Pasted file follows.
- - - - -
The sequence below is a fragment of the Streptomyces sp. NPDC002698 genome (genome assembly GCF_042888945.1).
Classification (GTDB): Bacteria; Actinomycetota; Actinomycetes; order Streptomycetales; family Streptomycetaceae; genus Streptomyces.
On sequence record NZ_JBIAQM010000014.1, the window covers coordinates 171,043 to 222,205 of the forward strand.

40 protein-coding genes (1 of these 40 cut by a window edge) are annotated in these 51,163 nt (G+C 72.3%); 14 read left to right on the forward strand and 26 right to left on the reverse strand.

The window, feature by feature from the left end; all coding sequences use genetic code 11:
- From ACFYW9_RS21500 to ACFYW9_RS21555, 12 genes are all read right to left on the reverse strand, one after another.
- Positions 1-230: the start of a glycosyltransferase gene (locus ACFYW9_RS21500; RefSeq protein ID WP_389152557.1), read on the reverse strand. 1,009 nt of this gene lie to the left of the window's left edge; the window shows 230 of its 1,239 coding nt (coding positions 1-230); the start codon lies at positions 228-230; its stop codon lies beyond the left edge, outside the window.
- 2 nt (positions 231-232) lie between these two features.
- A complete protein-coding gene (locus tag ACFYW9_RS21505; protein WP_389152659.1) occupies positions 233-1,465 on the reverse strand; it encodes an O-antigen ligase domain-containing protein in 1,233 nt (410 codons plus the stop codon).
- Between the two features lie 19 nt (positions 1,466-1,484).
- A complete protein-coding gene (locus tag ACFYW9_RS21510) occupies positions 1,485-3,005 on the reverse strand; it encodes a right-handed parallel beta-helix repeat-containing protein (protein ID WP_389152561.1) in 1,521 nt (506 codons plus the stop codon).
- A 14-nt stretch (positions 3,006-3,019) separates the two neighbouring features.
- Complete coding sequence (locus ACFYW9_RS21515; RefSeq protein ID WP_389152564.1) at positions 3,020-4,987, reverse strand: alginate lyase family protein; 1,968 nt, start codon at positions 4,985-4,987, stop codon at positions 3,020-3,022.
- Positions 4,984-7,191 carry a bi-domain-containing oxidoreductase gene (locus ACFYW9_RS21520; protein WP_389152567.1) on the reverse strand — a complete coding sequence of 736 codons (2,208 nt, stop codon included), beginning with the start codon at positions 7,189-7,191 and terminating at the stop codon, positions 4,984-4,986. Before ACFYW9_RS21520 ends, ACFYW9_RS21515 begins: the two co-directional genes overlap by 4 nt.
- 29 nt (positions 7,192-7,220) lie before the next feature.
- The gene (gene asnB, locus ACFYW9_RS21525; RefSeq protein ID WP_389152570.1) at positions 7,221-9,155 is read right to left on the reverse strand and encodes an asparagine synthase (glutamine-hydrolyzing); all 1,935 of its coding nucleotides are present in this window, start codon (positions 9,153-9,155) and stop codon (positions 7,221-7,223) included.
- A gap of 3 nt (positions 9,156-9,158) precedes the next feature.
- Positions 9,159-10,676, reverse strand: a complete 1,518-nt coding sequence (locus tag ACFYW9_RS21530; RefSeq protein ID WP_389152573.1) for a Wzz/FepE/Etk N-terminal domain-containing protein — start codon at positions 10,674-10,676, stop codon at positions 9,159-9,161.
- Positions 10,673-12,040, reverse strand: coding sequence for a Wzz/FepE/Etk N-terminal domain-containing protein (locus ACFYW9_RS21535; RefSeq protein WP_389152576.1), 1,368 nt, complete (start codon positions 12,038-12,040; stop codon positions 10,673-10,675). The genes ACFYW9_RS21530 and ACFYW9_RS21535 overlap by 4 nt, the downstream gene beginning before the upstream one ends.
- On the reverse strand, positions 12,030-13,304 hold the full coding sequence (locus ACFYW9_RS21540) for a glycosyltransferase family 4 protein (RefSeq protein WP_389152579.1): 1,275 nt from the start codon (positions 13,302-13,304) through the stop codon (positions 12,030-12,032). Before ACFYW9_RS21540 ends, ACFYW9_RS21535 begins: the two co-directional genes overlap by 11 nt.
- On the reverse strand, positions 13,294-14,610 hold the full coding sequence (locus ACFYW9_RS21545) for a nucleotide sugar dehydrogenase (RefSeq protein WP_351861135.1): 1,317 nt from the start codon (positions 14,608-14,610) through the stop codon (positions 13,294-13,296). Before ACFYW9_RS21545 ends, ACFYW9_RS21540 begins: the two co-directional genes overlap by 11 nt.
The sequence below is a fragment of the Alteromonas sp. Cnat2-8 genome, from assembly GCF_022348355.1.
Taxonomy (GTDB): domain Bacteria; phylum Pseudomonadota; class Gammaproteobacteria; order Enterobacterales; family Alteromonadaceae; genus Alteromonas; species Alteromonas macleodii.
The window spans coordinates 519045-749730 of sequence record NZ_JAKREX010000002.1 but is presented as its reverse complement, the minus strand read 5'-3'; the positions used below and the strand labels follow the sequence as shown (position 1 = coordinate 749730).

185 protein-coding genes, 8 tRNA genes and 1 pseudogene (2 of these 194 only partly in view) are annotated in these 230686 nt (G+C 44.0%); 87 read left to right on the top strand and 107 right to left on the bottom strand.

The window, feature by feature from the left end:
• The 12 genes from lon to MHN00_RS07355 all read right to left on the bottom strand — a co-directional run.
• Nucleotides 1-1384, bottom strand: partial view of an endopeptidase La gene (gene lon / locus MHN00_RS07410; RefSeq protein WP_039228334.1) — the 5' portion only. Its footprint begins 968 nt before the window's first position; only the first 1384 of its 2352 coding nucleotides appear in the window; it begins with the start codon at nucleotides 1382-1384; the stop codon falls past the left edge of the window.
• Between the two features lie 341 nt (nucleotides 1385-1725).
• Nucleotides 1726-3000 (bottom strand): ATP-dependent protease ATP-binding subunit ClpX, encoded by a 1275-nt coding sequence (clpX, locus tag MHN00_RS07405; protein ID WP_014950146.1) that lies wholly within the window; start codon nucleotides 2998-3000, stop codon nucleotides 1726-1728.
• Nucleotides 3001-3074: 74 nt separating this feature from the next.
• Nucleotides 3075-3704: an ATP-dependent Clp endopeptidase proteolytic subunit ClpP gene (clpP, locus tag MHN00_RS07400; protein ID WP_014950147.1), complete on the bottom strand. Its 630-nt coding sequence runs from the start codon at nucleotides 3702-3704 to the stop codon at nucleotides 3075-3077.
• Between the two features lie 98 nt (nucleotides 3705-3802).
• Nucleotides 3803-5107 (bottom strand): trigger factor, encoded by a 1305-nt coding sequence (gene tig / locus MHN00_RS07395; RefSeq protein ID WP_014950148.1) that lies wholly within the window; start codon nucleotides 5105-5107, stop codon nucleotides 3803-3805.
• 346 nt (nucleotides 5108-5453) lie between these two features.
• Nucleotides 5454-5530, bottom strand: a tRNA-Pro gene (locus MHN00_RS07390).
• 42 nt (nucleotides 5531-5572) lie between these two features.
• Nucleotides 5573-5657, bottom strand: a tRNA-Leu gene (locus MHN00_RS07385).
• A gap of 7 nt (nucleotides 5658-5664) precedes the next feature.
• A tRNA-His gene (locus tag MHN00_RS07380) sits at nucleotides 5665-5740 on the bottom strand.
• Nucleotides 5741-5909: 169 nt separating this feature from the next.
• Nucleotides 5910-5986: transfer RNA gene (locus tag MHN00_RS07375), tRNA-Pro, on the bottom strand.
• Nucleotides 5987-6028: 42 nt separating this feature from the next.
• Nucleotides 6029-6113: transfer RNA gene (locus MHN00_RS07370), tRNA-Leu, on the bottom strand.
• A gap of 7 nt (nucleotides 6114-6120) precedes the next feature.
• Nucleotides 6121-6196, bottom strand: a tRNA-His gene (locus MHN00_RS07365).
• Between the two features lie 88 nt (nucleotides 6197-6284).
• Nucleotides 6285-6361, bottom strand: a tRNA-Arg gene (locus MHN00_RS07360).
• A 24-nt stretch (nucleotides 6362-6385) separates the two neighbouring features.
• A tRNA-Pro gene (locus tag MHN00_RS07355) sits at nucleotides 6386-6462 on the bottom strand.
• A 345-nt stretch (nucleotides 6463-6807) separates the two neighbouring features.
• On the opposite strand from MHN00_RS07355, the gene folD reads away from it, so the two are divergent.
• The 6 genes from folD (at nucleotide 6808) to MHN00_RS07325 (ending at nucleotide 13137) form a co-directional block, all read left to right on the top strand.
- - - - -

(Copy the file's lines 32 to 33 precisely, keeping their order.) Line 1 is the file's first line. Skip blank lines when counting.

• Nucleotides 3075-3704: an ATP-dependent Clp endopeptidase proteolytic subunit ClpP gene (clpP, locus tag MHN00_RS07400; protein ID WP_014950147.1), complete on the bottom strand. Its 630-nt coding sequence runs from the start codon at nucleotides 3702-3704 to the stop codon at nucleotides 3075-3077.
• Between the two features lie 98 nt (nucleotides 3705-3802).